So, you have been painting for a while and you have tons of canvases lying around. Some you love and want to keep, others not so much. Canvases take up a lot of real estate and can quickly become a storage problem if you live in a small space. Below you will find some ideas about what to do with practice canvases.
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If you are just starting out on your art journey and are practicing painting techniques it might be a better idea to use canvas paper. Canvas paper is cheaper and easier to store. Canvas paper comes in pads of 10 or more sheets and you can purchase it at most art supply stores. This is the one I use most often. I also sometimes use a mixed media pad for practicing. You need to tape each sheet down to a board to prevent buckling of the paper when it gets wet from the paint. Most paper will dry flat if taped to a board.
Take Pictures and Notes
Take pictures of your practice canvases before getting rid of them. You can use these photos to keep a record of your progress and you may be surprised at how far you have progressed. You can also take notes about each practice piece. Which colors worked well together, what techniques were easy and which ones you need to work on. Also, you can take notes on how you mixed the particular colors for the piece and what type and brand of paint you used. You can refer back to these for future works.
Paint Over Practice Canvases
You can gesso over practice canvases that you don’t want to keep. Check out my post on How to Gesso a Canvas for tips on how to do this. You may need to use several coats to cover up the artwork. Give them a light sanding in between coats. You can also add some acrylic paint to the gesso to help cover up darker paint.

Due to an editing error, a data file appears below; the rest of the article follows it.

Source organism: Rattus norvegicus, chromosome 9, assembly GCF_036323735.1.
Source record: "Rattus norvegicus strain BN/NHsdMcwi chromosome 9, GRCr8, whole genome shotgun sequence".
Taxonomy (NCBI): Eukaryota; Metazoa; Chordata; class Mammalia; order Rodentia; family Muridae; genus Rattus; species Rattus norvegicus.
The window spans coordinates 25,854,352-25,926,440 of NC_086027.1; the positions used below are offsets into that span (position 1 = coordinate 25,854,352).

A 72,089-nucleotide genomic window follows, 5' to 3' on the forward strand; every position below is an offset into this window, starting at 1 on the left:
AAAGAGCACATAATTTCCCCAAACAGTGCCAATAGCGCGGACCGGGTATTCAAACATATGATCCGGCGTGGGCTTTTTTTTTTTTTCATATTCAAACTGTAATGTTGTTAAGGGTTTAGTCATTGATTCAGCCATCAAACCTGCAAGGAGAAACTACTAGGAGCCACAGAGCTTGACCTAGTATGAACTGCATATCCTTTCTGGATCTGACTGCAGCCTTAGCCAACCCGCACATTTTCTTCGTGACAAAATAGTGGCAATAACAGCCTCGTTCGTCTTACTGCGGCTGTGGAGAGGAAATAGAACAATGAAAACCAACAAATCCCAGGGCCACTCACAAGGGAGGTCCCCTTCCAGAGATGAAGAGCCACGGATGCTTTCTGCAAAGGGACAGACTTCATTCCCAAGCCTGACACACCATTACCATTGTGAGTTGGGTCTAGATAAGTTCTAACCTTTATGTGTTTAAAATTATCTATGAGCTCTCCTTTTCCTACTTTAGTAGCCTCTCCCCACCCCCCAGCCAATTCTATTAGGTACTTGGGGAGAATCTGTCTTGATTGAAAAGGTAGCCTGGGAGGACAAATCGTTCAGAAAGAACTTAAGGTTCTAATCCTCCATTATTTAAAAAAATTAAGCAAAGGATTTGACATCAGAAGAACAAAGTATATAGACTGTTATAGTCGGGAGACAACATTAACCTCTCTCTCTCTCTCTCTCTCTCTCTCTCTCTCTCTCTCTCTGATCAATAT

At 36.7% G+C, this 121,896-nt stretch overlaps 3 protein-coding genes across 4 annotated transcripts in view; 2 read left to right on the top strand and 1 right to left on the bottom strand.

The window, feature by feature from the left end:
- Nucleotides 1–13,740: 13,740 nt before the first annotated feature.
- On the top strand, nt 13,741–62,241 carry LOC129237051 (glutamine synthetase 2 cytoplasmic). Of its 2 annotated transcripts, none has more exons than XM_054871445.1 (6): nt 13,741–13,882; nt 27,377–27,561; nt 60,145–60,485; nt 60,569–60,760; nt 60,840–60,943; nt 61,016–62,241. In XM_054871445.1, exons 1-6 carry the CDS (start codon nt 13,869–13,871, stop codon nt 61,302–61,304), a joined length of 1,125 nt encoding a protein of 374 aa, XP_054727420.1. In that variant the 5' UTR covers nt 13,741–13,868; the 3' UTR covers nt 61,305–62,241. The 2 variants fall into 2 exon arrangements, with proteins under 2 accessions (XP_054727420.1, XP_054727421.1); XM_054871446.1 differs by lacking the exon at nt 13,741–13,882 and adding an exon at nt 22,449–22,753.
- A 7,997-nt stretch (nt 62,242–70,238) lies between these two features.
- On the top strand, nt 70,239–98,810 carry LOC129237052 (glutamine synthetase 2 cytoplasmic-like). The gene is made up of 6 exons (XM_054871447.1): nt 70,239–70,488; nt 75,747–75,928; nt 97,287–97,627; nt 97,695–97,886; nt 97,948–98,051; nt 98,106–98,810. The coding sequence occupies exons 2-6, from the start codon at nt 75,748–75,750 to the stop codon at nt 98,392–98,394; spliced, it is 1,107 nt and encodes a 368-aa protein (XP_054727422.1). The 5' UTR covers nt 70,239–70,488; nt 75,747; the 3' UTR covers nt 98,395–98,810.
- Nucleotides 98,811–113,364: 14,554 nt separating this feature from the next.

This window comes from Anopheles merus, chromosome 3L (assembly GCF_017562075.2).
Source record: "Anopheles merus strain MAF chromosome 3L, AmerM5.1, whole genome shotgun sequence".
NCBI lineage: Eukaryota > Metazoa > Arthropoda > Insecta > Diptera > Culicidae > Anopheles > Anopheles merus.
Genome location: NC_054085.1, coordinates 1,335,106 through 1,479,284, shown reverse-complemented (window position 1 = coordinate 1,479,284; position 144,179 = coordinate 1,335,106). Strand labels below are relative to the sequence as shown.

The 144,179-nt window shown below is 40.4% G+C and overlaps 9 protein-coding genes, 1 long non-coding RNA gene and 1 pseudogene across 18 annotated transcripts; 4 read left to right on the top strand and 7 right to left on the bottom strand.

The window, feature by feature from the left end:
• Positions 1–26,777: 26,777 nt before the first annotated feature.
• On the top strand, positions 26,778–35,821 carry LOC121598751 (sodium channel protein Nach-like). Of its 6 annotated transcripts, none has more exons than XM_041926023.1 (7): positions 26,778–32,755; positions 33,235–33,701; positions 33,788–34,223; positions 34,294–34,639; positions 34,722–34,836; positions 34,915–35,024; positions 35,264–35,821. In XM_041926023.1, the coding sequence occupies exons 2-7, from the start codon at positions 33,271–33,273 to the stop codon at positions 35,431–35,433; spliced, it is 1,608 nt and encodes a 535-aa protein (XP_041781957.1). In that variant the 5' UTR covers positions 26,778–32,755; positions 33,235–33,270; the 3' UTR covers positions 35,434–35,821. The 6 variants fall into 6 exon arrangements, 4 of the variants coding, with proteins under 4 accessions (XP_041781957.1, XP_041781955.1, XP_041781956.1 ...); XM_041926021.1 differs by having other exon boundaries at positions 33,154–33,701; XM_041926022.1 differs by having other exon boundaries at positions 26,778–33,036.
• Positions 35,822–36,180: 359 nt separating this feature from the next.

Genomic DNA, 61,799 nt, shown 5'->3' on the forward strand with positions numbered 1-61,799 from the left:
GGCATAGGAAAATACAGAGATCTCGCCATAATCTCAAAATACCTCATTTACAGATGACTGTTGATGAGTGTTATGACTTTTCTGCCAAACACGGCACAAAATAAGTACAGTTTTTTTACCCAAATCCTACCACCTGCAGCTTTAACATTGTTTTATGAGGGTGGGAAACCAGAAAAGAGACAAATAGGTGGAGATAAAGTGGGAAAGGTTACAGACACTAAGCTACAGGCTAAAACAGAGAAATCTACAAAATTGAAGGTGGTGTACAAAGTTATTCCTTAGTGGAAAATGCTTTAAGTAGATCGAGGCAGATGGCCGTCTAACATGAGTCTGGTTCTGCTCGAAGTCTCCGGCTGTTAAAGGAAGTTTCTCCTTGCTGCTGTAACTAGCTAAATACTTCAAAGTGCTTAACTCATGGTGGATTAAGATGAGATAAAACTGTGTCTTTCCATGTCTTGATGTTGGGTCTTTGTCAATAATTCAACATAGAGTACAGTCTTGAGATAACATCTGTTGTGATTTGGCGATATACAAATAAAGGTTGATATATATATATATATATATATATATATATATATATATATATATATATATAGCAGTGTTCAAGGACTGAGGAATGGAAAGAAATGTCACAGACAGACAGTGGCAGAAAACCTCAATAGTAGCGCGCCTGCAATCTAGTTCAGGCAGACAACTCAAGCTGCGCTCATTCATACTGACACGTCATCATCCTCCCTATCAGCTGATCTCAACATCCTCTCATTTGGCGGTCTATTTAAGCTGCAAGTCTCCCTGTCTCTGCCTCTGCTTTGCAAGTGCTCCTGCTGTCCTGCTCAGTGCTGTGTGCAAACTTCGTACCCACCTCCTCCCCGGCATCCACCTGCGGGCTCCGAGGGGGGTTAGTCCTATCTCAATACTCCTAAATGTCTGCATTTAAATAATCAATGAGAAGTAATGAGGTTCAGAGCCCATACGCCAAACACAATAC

Fun for Kids
You can also cover the canvas with chalk board paint and use it for a note board in your office or kitchen. This chalkboard canvas would be great for a kids play room. You can also let the kids paint over your old practice canvases. It’s a great way to get kids interested in art and keep them entertained. Be sure to use non toxic paint when letting children experiment with art. Most children’s paints are also easier to remove from little fingers and tables.
Some canvases will have a bit more texture on them and cannot be sanded smooth. You can make great wall hangings with these. Paint over them and use stick on embellishments, buttons, glitter, stick on letters, etc, to create a new piece of art.
You need proper storage for the paintings you do want to keep. Store gallery wrapped canvases upright and covered to keep them free from dust and dirt. You can use acid free paper to cover them or purchase or make cloth bags to protect them. Stand them in a corner of a closet or some other out of the way place to keep them from being damaged.
Canvas boards should be laid flat to keep them from warping. I like to put a sheet of glassine between the boards to keep them from sticking together and protect the paint.
Have fun coming up with ways to re-purpose used canvases. Every piece of work is important on your art journey. It shows how far you have come and how much you have learned.
Thanks for reading.